“Yes, it’s true, she said. “Around 1950 or so, a film crew from California arrived to produce a pilot for a TV movie about the Phipps murder. The way they wanted to tell it, the killing happened because the two men were fighting over an Indian princess.”

“In the movie, I was one of the square dancers at the settlement’s Fourth of July celebration, and I remember that the film crew hung an Indian blanket from a pole because they didn’t have a flag. My sister was cast as the Indian princess and our father, Clyde King, played the camp cook. In real life, he was missing all but two fingers off one hand, and they filmed him stirring biscuit dough with those two fingers. It was pretty funny.”

Audiences never got the chance to see these intriguing scenes because the pilot was apparently never finished or marketed. I asked Ann King what her aunt Nethella thought of the project. Since Nethella’s book includes several accounts that touch on the real history of Native Americans in this area, and the many tragedies they’ve endured, I wasn’t surprised when Ann commented that her aunt disliked the story about Boynton, Phipps, and the Indian princess. “What she said was that all of that just wasn’t real,” Ann told me.

TEN DOLLARS AND A HORSE

Little is known for sure about the conflict leading up to the death of Washington Phipps, but there’s no question that late on November 30, 1878, John Boynton rode into the tiny settlement of Potato Valley to confess that he had shot his former partner.

Boynton told the Deputy Sheriff that Phipps had come into his camp that morning threatening him with a club, and then pursued him up the valley a short distance saying he would kill him. Boynton insisted that he gave Phipps several warnings and was finally forced to shoot him. The truth of these statements, and whether Boynton felt true remorse, are still debated today.

Newspapers from as far away as Pioche, Nevada covered the story of the murder–at that time, Pioche was a mining boomtown that was itself notorious for a spectacularly high rate of shootings. According to the town newspaper, the Record, John Boynton was promptly brought to trial for the death of Washington Phipps, and the jury brought in a verdict of guilty. The Justice of the Peace sentenced Boynton to hang, and sent him to the town of Beaver with a constable to have the sentence executed. In the words of the Record, “On the way to Beaver, Boynton persuaded the constable that he was not doing right, so the constable took him to Parowan, where he is now in jail awaiting trial.”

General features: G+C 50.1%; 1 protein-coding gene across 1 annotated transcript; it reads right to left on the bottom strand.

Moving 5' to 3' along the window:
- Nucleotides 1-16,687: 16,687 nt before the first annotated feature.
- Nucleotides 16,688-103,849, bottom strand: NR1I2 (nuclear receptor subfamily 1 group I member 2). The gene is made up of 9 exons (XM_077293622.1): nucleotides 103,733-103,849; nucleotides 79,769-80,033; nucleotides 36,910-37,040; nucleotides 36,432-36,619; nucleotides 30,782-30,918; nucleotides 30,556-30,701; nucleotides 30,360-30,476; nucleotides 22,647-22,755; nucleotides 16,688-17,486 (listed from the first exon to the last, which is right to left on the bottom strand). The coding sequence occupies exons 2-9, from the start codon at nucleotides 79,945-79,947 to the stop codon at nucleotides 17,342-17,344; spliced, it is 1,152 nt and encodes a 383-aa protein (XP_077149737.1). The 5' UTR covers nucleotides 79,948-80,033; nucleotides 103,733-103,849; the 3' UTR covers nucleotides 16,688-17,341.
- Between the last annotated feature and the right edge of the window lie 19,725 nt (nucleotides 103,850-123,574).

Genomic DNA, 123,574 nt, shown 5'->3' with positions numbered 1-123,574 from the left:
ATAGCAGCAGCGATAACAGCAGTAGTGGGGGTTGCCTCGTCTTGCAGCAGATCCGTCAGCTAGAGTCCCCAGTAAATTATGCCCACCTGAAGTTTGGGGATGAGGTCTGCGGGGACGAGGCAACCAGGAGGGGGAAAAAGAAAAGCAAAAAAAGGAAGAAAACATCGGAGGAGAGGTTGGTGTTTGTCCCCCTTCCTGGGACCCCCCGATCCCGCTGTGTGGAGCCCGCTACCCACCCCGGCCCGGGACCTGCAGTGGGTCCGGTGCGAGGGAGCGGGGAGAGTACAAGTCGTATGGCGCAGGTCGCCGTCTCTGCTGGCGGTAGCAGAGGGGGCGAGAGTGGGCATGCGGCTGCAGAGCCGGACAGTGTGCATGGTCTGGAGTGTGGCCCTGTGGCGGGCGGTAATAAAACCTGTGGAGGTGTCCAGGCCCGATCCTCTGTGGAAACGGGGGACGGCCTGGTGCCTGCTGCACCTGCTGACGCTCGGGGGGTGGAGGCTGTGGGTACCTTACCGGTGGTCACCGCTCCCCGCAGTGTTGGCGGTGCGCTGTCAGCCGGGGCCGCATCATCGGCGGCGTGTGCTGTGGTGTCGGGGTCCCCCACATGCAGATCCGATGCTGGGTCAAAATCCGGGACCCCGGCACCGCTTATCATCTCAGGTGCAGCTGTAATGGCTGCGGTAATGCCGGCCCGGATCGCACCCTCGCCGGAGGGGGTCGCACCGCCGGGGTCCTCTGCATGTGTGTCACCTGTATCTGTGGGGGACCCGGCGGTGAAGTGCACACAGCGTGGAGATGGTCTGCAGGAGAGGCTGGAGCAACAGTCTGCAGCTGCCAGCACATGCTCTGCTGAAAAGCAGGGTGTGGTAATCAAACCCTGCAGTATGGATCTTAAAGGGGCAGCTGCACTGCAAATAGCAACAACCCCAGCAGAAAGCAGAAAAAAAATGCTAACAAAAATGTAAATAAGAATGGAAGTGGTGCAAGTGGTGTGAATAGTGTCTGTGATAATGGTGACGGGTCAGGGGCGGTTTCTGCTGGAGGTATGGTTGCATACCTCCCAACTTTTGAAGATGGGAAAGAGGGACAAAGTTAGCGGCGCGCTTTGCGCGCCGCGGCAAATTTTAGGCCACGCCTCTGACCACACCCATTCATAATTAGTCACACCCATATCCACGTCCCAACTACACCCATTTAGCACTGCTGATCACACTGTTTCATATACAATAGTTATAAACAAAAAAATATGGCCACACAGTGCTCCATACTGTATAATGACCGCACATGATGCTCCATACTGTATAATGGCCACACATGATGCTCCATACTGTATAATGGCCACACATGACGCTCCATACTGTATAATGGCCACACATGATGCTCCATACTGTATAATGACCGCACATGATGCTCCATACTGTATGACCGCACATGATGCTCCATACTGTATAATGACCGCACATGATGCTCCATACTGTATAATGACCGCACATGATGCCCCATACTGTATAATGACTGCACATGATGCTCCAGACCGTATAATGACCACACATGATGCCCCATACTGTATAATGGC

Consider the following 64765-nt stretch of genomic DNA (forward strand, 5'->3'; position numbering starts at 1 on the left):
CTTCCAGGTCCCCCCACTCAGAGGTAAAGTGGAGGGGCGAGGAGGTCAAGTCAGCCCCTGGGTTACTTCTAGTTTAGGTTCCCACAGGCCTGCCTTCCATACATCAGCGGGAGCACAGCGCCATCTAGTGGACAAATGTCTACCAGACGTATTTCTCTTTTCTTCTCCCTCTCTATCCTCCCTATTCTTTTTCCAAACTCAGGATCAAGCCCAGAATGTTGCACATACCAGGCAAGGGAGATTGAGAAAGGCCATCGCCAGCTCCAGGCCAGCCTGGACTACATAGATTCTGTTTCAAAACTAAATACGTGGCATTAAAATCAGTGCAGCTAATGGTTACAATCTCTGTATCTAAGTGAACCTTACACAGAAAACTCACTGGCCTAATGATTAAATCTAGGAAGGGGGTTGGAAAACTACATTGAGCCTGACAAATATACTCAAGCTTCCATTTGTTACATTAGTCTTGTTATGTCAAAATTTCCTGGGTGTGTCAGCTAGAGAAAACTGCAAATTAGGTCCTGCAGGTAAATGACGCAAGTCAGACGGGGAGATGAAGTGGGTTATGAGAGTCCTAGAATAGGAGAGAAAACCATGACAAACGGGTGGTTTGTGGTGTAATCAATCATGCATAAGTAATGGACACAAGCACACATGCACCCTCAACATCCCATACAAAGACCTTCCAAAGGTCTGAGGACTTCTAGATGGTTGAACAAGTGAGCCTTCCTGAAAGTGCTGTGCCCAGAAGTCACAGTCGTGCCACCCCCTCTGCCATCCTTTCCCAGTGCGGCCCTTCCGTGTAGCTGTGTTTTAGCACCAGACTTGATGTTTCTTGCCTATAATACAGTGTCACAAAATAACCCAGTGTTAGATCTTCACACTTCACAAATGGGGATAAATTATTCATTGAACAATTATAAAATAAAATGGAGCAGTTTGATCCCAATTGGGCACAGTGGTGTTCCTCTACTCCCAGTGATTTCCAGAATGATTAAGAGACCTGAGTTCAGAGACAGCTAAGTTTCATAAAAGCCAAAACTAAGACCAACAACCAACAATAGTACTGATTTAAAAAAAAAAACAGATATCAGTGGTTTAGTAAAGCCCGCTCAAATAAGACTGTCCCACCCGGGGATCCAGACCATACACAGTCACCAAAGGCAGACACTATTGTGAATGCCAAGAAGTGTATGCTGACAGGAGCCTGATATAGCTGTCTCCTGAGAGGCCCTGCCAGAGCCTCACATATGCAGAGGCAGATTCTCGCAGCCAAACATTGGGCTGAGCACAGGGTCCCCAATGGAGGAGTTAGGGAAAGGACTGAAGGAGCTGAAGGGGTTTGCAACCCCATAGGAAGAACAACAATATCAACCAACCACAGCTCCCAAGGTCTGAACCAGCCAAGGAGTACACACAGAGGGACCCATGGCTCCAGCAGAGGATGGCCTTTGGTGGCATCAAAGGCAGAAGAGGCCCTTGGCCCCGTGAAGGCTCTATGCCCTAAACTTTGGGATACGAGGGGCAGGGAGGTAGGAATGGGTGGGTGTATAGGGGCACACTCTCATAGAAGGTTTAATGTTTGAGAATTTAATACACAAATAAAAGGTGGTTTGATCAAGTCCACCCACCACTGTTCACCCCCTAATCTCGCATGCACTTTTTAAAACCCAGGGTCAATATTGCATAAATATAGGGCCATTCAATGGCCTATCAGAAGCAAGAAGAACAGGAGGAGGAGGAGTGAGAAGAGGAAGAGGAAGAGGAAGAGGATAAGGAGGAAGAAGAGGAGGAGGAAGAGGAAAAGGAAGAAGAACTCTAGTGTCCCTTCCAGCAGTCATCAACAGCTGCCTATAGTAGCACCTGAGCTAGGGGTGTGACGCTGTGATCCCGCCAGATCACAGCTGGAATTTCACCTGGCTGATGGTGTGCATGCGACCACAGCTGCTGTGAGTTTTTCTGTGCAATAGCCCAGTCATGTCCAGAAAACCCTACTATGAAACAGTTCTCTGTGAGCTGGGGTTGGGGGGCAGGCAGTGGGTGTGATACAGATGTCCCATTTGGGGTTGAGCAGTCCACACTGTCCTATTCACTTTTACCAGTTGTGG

The book, A History of Garfield County, Utah, tells a different story, and probably a much more accurate one. “After holding a hearing in Escalante, the Deputy Sheriff turned Boynton over to the authorities in Parowan, then the county seat for the area,” the authors wrote. “After a preliminary hearing in December and a trial the following March, the court discharged the defendant and allowed him to go free. Boynton then returned to Escalante, where he concluded his business and then left the area for good.”

And here’s a version that seems to really appeal to people, although I’ve never seen any verification of the information whatsoever. In a 2008 Los Angeles Times article describing the dramatic view from Boynton Overlook, the writer explains that “the highway crosses the wild Escalante River near the overlook named for John Boynton, who turned himself in after killing Washington Phipps in a dispute in 1878. Short of manpower, the Escalante authorities gave him $10 and told him to ride to the county seat in Parowan, about 100 miles west. The man was never seen again.”

Phipps Arch

Phipps Arch

ONLY ONE WAY TO SURVIVE